applying principle to conclude that solid waste facility licensed by Ohio EPA was not subject to Ohio's general nuisance statuteSummary of this case from In re Title Insurance Anti-Trust Cases
Decided July 14, 1976.
Solid waste disposal — Alleged nuisance law violations — R.C. 3767.01 et seq. — R.C. Chapter 3734 controls — R.C. Chapter 6111 — Water pollution control — Not applicable — Purported public nuisance — Legally authorized, when — Alleged landfill regulation violations — Action by Attorney General — Procedure.
1. R.C. 3767.13 relates to general nuisances and is superseded by R.C. Chapter 3734, later enacted, in connection with alleged violations of nuisance laws in the operation of a solid waste disposal site licensed by the Director of Environmental Protection. (R.C. 3767.13 and R.C. Chapter 3734, interpreted.)
2. R.C. Chapter 6111 relates to water pollution control and does not control a solid waste disposal landfill operation, which is licensed by the state of Ohio, Director of Environmental Protection, under R.C. Chapter 3734. (R.C. Chapter 6111 and R.C. Chapter 3734, interpreted.)
3. A public nuisance arises out of the violation of public rights or the doing of unlawful acts; and, if the legislature by a law passed within its legislative power authorizes an act to be done which, in the absence of the statute, would be a public nuisance, such act ceases to be legally a nuisance so far as the public is concerned. (Paragraph three of the syllabus in Toledo Disposal Co. v. State, 89 Ohio St. 230, approved and followed.)
4. The Attorney General of Ohio must follow the administrative procedure provisions of R.C. Chapter 3734 and Chapter 3745 before bringing an action in the Court of Common Pleas for an alleged violation of a regulation pertaining to the daily operation of a solid waste landfill.
APPEAL from the Court of Appeals for Cuyahoga County.
Defendant-appellee, Rockside Reclamation, Inc., referred to hereafter as Rockside, is the operator of a solid waste disposal site located in Garfield Heights, which is licensed under R.C. 3734.05 by the Ohio Director of Environmental Protection. This license was issued on June 30, 1972.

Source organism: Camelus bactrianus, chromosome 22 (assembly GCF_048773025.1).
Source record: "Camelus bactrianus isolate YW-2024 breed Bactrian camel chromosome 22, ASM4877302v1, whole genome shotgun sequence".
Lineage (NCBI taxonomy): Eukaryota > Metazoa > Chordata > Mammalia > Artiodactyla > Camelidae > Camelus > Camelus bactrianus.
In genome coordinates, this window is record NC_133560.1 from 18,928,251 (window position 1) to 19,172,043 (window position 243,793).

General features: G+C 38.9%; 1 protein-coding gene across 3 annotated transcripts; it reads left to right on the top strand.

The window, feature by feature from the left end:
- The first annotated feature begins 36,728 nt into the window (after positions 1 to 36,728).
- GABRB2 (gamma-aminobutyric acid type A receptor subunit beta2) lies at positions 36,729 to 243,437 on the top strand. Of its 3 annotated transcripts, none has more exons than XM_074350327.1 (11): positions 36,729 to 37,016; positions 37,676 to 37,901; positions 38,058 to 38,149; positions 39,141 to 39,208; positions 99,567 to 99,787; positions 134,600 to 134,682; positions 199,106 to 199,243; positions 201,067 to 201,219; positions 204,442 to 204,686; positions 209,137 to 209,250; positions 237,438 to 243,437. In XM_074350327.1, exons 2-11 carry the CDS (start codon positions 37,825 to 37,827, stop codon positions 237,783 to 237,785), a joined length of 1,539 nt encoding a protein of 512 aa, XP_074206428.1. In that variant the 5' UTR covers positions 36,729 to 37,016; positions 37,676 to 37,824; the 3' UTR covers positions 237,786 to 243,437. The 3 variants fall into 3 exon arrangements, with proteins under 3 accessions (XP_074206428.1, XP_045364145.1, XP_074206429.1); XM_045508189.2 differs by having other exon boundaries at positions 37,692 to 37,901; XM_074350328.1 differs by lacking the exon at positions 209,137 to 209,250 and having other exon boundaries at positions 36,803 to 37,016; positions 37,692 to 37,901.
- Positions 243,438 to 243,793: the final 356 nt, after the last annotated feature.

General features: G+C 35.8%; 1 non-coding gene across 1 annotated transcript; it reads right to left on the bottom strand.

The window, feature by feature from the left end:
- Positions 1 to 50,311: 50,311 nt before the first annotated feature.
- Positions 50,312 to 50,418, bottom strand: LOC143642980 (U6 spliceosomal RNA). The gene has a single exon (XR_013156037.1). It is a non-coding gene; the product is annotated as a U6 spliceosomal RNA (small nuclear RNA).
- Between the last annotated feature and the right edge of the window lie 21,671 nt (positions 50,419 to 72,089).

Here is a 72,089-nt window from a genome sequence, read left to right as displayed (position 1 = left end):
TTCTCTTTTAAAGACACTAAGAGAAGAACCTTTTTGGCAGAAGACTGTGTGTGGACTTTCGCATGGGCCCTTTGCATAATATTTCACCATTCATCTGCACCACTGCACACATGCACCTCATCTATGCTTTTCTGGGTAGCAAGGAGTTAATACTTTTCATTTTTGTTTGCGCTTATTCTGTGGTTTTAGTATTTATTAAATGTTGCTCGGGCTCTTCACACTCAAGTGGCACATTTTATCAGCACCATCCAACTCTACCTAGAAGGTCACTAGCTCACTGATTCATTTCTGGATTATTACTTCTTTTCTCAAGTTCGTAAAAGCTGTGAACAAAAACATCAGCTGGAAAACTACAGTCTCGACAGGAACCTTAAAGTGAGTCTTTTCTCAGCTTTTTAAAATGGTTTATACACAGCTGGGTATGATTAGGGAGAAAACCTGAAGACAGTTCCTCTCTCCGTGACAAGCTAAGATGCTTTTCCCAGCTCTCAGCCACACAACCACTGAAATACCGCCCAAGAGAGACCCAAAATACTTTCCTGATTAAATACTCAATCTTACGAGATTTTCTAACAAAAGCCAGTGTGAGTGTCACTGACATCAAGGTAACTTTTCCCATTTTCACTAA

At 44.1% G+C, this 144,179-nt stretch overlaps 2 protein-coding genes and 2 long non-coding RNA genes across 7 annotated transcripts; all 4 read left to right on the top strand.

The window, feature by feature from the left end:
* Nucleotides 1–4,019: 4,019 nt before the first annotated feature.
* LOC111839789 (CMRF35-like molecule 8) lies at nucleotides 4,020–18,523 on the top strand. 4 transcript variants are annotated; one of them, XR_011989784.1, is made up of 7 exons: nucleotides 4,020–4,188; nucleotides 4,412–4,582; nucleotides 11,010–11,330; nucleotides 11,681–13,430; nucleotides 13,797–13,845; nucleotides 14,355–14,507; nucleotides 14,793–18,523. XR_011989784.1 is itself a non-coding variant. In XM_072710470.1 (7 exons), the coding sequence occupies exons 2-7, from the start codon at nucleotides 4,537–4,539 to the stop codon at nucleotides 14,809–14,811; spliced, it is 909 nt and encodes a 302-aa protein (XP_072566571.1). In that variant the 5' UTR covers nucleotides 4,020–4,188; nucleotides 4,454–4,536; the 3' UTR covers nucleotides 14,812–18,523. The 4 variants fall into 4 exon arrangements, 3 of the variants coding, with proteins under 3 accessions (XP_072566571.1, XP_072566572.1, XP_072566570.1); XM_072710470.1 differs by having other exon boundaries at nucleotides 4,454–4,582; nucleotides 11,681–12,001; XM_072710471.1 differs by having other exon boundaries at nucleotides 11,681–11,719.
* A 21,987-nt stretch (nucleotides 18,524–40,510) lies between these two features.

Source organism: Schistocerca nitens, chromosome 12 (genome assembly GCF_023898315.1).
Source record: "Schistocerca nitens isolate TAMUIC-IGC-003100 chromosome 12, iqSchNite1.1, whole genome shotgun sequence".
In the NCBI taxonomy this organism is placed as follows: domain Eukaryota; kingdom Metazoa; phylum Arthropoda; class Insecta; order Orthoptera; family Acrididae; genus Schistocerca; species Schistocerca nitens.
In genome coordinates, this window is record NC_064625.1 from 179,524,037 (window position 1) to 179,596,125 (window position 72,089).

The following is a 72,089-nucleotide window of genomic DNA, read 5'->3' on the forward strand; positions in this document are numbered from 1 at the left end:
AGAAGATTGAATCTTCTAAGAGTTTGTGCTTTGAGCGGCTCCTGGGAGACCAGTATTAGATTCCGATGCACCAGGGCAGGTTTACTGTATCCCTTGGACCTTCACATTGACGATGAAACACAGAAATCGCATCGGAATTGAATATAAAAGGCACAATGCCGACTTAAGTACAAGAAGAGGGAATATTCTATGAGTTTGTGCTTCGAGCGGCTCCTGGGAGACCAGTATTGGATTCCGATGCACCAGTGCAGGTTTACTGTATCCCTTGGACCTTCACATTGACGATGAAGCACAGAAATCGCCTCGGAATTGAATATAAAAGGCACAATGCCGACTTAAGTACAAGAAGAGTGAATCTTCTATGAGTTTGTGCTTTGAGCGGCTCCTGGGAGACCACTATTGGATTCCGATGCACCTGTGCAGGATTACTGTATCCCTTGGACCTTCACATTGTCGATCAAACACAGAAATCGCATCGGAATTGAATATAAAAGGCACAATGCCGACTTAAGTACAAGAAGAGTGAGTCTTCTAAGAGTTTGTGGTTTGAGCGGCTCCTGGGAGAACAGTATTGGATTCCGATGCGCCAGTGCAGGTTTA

On November 20, 1972, the Attorney General of Ohio, "on behalf of the state of Ohio and its citizens and inhabitants," filed a complaint for injunction in the Court of Common Pleas of Cuyahoga County, seeking to enforce Ohio's statutory nuisance law, R.C. 3767.01 et seq., against Rockside. Three counts were advanced in this complaint. The first of these was abandoned. The second count complained that Rockside was depriving the citizens of Ohio of the beneficial use of the waters of this state in violation of R.C. 3767.13, 3767.32 and 6111.04. In the third count, the claim is made that Rockside's sanitary landfill operation was giving off odors, in violation of R.C. 3767.13. Among the things the Attorney General prays for is the allowance of attorney's fees on each count, and, in connection with count No. 2, $5,000 in compensatory damages and $10,000 in punitive damages.
Later, amended complaints were filed, which included a fourth count that Rockside was violating the zoning ordinances of the city of Garfield Heights; a fifth count charged that Rockside allegedly was using inadequate dirt covering material on the landfill, in violation of the solid waste disposal regulations of the Ohio Environmental Protection Agency.
On December 29, 1972, over five weeks after the Attorney General filed his lawsuit, Rockside was issued a renewal of its license by the Director of Environmental Protection and the Cuyahoga County Board of Health to operate its solid waste disposal site for 1973. This license has been renewed each year since that time. The Environmental Protection Agency has not instituted any proceedings or complaints against Rockside for non-compliance with the terms and conditions of its license or for a violation of any provision under R.C. Chapter 3734 or Chapter 6111.
The cause was tried without a jury in the Court of Common Pleas. Judgment was rendered by the court in favor of Rockside, and was affirmed in the Court of Appeals.
The matter is now before this court pursuant to the allowance of the Attorney General's motion to certify the record.